No Triumph, No Tragedy

“No Triumph, No Tragedy” is the name of a program on BBC Radio 4 where a well-known blind radio presenter, Peter White, interviews various celebrities who have also had to deal with physical challenges. The program is enthralling–Peter White is an excellent interviewer and his subjects are equally fascinating. So why did that title offend me so much when I first heard it? What on earth could he mean, I thought, “No Triumph, No Tragedy”?

I’ve been dealing with a health challenge for 13 years now that brought my career as a concert pianist to an abrupt halt, and I’ve taken it for granted so far that I’m moving from tragedy to triumph. It’s my raison d’être, you could say. What on earth would my life’s journey be about, if not moving from tragedy to triumph? All the personal development work I’ve done has emphasized that trajectory. The people I’ve met, the courses I’ve taken, have focused on turning your life around, or moving towards some idealized vision. And the alternative is too scary and sad to contemplate.

Or is it? I’ve already been learning that those things that have happened to me were not necessarily tragedies. The Oxford English Dictionary defines a tragedy as “an unhappy or fatal event, a dreadful calamity or disaster… especially a sorrowful end…”.  But who is to decide whether an event is unhappy? Who is to decide if an end is sorrowful?  Surely only the protagonist of the story can decide what their story is.

For example, the death of our baby son, James,  led to Robert re-engaging with poetry seriously, which brings great joy and fulfillment to his life. I’m not sure what James’s death brought me. That’s where I get stuck. It brought me greater strength and endurance to deal with pain (my own and others’). That doesn’t sound very inspiring. But maybe it is. It has also brought me great isolation, as I have had difficulty being around others with children, or even telling others (with or without children) what happened to me. Yet isolation has brought with it introspection, a chance to face my own wounds, demons, inadequacies.

Maybe some days, triumph is just getting out of bed in the morning.

Sometimes I don’t believe my own story. Sometimes I think that surely I must be well–I look well–and I will wake up tomorrow morning back to my old self. The idea of tragedy frightens me because of its “sorrowful end”.  Do I want to turn my tragedy into a triumph because I’m afraid of the alternative?

What really constitutes a tragedy? Perhaps it is failing to gain any understanding or find any meaning in difficult circumstances. So I may be the only one who can tell if my life is a tragedy. It’s not possible to tell from the outside.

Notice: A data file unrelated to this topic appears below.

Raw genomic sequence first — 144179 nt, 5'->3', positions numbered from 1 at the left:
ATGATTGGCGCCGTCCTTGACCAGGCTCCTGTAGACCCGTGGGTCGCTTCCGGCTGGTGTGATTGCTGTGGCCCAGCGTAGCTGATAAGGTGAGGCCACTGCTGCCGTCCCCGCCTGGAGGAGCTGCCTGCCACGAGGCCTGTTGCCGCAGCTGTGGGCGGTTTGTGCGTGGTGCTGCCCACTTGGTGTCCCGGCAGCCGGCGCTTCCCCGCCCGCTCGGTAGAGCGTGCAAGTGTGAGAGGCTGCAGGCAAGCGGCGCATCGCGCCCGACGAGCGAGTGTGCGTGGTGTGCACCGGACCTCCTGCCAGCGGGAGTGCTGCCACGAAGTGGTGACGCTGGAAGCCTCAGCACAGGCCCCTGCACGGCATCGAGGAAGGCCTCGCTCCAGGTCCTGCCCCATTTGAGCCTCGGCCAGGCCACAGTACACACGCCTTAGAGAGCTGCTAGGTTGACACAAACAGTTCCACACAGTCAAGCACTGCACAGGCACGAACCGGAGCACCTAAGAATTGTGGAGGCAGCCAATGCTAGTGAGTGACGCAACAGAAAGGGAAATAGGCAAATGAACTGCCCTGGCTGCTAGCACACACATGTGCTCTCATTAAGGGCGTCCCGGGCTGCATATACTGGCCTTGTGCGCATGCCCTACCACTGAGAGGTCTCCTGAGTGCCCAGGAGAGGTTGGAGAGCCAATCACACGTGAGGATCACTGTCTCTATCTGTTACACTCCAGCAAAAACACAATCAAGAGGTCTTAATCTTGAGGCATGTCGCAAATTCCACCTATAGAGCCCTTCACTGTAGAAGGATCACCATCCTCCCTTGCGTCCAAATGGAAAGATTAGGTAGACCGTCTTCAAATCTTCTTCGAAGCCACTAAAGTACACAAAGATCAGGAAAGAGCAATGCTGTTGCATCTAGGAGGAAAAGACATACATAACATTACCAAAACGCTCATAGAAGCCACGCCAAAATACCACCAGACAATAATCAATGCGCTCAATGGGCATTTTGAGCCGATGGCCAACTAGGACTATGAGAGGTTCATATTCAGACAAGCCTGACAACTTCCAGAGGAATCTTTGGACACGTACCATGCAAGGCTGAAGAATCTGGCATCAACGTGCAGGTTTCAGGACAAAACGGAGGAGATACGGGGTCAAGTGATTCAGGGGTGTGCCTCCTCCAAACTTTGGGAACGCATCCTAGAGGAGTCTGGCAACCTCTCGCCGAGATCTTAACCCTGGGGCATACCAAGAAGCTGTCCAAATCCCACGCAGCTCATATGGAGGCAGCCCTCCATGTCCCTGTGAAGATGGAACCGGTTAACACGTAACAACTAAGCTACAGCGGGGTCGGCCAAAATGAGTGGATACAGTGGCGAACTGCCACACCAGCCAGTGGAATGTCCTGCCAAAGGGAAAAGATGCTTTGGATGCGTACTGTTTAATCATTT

And what constitutes a triumph? The earliest definition reads as follows: “The entrance of the victorious commander with his army and spoils in solemn procession into Rome”. Also, “a signal success or achievement, pomp, splendor, glory, magnificence.” That sounds like a lot of pressure to me. What I notice about these definitions of triumph is that they are about a signal success, a public festivity. Yet I realize that, just as tragedy cannot be inferred from outside, neither can triumph. And just as only the individual can know if their life is a tragedy, perhaps only they can decide, equally, if their life has been a triumph.

So has my life been a triumph? One voice says, “Yes, it’s all about inner victories, and you have had many.” Another voice says, “No, what do you really have to show for your life?” And a third says, “Don’t put that kind of pressure on me for the benefit of others.”

That last voice is really the key. How much of my life is a struggle simply because I’m trying to make it pleasing to others? I don’t think I realized that I needed to ask that question until this very minute. And the answer that comes is: a great deal. I think I’ve been attempting to prove something to myself and to others, and it’s exhausting. What if I could be more inner-directed and see what happens?

I’m afraid I wouldn’t get anything done. Well, if all that counts is what’s happening inside, maybe that doesn’t matter. A sense of relief comes over me. And then nervousness–wouldn’t I just be more isolated?

It’s about acceptance. What if I could accept my circumstances fully? Maybe the isolation comes from the disconnect between how I feel, and what I am willing to show or let others see. If I could fully accept myself, I wouldn’t mind what others see.

I forgive myself for judging myself as tragic. I forgive myself for judging that my life is not a triumph. How can I possibly know what it is? Can’t I just let it be?